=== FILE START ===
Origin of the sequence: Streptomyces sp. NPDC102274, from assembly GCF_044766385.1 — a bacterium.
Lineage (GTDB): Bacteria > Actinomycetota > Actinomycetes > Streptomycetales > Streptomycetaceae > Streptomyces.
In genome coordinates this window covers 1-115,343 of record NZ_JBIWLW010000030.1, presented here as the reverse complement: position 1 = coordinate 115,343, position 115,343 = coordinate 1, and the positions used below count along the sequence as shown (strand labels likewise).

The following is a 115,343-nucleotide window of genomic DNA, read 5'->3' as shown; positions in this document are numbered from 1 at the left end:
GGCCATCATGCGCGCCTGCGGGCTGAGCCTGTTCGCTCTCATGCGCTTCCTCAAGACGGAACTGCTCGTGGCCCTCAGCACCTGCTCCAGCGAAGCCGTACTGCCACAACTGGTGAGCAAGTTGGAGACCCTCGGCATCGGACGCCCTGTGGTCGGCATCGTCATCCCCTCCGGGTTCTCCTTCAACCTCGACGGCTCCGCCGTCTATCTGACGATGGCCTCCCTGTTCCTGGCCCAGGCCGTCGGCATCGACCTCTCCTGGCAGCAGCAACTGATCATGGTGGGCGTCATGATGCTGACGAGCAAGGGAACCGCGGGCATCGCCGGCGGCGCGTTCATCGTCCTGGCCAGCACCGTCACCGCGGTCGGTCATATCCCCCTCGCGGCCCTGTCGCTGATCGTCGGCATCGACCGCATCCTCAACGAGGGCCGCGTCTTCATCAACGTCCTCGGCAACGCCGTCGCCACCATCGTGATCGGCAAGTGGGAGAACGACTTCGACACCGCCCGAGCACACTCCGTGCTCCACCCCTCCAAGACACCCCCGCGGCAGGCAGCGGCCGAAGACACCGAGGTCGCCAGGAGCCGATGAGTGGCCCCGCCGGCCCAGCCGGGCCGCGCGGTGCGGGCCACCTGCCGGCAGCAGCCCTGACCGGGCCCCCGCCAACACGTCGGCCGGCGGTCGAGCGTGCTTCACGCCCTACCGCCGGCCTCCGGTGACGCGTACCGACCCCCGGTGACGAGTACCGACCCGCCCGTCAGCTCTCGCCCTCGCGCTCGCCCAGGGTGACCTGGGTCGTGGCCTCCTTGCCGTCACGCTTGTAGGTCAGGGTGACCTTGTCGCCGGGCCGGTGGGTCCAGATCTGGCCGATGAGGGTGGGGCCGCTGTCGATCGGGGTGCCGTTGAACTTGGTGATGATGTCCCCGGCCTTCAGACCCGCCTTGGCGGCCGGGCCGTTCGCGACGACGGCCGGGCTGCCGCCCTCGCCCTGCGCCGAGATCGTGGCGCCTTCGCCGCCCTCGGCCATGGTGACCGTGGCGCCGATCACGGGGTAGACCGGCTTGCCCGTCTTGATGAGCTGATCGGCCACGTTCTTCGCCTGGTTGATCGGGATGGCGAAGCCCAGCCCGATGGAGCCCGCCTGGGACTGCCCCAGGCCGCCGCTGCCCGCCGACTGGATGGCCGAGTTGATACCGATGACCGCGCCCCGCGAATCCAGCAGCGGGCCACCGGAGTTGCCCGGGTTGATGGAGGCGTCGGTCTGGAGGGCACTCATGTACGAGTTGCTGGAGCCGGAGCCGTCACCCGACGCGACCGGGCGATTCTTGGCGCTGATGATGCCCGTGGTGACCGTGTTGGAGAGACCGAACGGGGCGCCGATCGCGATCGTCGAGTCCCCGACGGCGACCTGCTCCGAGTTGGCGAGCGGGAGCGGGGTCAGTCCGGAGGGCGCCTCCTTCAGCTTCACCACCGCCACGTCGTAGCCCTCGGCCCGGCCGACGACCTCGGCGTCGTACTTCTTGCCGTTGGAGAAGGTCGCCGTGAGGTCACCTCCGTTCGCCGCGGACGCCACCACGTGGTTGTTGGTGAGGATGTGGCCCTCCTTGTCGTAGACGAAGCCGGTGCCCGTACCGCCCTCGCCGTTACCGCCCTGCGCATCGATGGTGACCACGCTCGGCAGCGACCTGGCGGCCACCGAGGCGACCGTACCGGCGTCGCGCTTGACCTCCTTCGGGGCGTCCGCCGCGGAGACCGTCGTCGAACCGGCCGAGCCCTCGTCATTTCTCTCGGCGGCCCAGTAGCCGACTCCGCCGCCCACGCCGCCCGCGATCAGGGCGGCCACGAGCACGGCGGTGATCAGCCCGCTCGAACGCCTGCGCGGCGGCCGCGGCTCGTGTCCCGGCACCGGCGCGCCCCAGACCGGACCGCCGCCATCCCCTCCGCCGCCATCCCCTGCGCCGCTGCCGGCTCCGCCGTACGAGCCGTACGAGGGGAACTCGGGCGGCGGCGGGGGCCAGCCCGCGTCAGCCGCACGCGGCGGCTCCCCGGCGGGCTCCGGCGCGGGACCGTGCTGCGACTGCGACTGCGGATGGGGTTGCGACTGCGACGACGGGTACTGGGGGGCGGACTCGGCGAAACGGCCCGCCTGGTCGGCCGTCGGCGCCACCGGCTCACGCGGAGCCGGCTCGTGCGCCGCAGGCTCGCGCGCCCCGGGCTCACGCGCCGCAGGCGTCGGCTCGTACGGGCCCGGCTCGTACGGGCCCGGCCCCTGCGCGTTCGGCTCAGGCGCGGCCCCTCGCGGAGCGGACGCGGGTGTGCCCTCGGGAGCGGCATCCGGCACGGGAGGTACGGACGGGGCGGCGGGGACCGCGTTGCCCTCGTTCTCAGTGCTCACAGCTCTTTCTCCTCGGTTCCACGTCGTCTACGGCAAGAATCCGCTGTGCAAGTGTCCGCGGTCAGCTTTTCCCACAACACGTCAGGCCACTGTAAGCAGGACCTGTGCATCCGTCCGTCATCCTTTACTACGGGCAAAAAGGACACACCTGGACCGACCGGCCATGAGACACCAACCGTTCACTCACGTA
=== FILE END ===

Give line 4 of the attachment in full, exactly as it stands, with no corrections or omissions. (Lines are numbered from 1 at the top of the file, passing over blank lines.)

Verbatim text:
The following is a 115,343-nucleotide window of genomic DNA, read 5'->3' as shown; positions in this document are numbered from 1 at the left end: